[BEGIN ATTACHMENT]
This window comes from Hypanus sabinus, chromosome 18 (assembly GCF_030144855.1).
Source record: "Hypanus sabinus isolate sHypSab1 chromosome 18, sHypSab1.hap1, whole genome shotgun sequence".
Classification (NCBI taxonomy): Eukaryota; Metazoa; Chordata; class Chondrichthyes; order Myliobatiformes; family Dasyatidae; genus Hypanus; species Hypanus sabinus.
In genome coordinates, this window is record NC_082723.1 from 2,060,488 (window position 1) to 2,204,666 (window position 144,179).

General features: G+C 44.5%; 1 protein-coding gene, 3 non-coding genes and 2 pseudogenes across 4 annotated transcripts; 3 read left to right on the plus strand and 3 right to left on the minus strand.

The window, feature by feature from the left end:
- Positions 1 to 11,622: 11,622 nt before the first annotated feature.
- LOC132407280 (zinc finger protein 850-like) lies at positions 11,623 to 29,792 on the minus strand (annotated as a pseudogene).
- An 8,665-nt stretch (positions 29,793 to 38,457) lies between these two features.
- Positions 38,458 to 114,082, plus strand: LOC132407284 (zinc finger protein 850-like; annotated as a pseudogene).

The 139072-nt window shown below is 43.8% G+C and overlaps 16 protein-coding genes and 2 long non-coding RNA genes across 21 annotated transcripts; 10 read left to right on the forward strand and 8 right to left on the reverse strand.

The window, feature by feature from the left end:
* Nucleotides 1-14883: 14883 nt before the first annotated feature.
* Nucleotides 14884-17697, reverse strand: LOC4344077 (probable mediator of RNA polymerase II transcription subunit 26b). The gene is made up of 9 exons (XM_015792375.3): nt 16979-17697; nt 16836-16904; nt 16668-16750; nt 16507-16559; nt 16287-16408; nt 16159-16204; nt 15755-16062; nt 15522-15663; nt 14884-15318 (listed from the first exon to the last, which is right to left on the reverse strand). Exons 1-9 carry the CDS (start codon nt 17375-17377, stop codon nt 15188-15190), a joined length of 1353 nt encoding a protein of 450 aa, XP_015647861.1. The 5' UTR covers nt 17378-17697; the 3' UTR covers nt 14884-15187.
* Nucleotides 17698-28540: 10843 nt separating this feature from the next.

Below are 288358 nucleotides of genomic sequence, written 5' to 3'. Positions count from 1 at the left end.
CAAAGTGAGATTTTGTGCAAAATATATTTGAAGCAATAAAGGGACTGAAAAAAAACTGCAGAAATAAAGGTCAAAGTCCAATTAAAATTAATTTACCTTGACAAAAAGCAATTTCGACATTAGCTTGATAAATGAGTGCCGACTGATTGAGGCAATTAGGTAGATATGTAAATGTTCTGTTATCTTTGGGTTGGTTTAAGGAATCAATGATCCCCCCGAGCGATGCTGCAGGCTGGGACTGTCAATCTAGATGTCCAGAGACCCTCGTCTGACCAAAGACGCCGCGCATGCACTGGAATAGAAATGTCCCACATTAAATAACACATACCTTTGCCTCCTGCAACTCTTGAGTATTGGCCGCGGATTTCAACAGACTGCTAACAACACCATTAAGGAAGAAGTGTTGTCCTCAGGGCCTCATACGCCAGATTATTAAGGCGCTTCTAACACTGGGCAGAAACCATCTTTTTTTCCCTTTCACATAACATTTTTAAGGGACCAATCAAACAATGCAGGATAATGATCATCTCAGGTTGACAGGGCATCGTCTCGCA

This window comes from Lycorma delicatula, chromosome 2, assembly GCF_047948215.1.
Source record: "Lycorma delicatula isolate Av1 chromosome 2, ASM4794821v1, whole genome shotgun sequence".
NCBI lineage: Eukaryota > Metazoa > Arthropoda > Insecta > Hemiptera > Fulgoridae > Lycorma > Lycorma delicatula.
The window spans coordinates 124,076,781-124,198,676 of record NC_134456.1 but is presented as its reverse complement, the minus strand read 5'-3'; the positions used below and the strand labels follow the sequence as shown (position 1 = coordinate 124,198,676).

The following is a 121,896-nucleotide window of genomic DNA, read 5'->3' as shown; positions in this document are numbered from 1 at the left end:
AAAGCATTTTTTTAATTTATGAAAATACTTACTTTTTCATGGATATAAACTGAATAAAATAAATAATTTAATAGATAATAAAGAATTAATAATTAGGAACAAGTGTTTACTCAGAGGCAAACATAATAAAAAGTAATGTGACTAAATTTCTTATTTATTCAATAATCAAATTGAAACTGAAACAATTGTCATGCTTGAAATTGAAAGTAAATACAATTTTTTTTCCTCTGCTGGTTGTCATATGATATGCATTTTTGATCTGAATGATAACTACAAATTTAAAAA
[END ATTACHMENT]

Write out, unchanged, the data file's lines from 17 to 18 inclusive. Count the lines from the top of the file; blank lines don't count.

CAAAGTGAGATTTTGTGCAAAATATATTTGAAGCAATAAAGGGACTGAAAAAAAACTGCAGAAATAAAGGTCAAAGTCCAATTAAAATTAATTTACCTTGACAAAAAGCAATTTCGACATTAGCTTGATAAATGAGTGCCGACTGATTGAGGCAATTAGGTAGATATGTAAATGTTCTGTTATCTTTGGGTTGGTTTAAGGAATCAATGATCCCCCCGAGCGATGCTGCAGGCTGGGACTGTCAATCTAGATGTCCAGAGACCCTCGTCTGACCAAAGACGCCGCGCATGCACTGGAATAGAAATGTCCCACATTAAATAACACATACCTTTGCCTCCTGCAACTCTTGAGTATTGGCCGCGGATTTCAACAGACTGCTAACAACACCATTAAGGAAGAAGTGTTGTCCTCAGGGCCTCATACGCCAGATTATTAAGGCGCTTCTAACACTGGGCAGAAACCATCTTTTTTTCCCTTTCACATAACATTTTTAAGGGACCAATCAAACAATGCAGGATAATGATCATCTCAGGTTGACAGGGCATCGTCTCGCA

This window comes from Lycorma delicatula, chromosome 2, assembly GCF_047948215.1.